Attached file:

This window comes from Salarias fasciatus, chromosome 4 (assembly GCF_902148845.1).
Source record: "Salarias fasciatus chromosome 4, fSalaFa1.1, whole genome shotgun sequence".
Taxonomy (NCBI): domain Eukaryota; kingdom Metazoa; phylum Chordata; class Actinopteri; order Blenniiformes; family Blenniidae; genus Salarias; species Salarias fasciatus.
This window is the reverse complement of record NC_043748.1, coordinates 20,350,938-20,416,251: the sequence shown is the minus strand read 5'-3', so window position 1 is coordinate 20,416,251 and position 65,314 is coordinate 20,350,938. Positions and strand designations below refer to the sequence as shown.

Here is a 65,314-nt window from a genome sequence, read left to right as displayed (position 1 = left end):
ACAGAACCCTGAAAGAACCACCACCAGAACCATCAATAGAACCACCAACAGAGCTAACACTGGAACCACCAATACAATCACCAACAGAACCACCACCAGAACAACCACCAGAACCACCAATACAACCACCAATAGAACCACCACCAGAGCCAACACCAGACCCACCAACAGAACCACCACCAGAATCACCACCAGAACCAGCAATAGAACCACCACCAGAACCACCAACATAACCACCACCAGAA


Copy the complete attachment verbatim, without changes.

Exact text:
This window comes from Salarias fasciatus, chromosome 4 (assembly GCF_902148845.1).
Source record: "Salarias fasciatus chromosome 4, fSalaFa1.1, whole genome shotgun sequence".
Taxonomy (NCBI): domain Eukaryota; kingdom Metazoa; phylum Chordata; class Actinopteri; order Blenniiformes; family Blenniidae; genus Salarias; species Salarias fasciatus.
This window is the reverse complement of record NC_043748.1, coordinates 20,350,938-20,416,251: the sequence shown is the minus strand read 5'-3', so window position 1 is coordinate 20,416,251 and position 65,314 is coordinate 20,350,938. Positions and strand designations below refer to the sequence as shown.

Here is a 65,314-nt window from a genome sequence, read left to right as displayed (position 1 = left end):
ACAGAACCCTGAAAGAACCACCACCAGAACCATCAATAGAACCACCAACAGAGCTAACACTGGAACCACCAATACAATCACCAACAGAACCACCACCAGAACAACCACCAGAACCACCAATACAACCACCAATAGAACCACCACCAGAGCCAACACCAGACCCACCAACAGAACCACCACCAGAATCACCACCAGAACCAGCAATAGAACCACCACCAGAACCACCAACATAACCACCACCAGAA